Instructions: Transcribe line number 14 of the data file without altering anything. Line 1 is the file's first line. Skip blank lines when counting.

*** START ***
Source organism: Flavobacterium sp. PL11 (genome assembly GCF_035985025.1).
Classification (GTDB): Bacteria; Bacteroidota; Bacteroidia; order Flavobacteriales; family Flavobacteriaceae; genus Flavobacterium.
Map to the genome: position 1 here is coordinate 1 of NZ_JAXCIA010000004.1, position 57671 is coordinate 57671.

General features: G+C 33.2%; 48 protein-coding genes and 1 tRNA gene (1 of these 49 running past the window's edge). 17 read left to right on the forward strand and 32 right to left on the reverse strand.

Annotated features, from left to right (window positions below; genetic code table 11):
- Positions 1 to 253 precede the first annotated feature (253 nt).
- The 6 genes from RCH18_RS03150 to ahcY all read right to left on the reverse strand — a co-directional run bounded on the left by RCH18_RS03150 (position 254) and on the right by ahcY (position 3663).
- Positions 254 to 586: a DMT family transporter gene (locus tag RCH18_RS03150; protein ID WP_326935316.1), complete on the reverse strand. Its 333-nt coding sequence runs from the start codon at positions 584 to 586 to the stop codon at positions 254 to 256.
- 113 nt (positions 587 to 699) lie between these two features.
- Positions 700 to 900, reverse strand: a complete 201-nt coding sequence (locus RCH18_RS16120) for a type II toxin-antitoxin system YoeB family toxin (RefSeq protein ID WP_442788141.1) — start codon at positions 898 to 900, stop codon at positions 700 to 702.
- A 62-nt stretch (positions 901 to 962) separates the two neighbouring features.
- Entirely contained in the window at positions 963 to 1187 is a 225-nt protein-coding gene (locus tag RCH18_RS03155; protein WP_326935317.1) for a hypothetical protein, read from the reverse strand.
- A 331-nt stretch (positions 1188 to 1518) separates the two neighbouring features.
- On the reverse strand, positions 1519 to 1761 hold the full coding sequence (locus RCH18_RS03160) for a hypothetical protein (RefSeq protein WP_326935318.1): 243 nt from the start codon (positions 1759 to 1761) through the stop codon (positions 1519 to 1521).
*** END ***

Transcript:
- On the reverse strand, positions 1519 to 1761 hold the full coding sequence (locus RCH18_RS03160) for a hypothetical protein (RefSeq protein WP_326935318.1): 243 nt from the start codon (positions 1759 to 1761) through the stop codon (positions 1519 to 1521).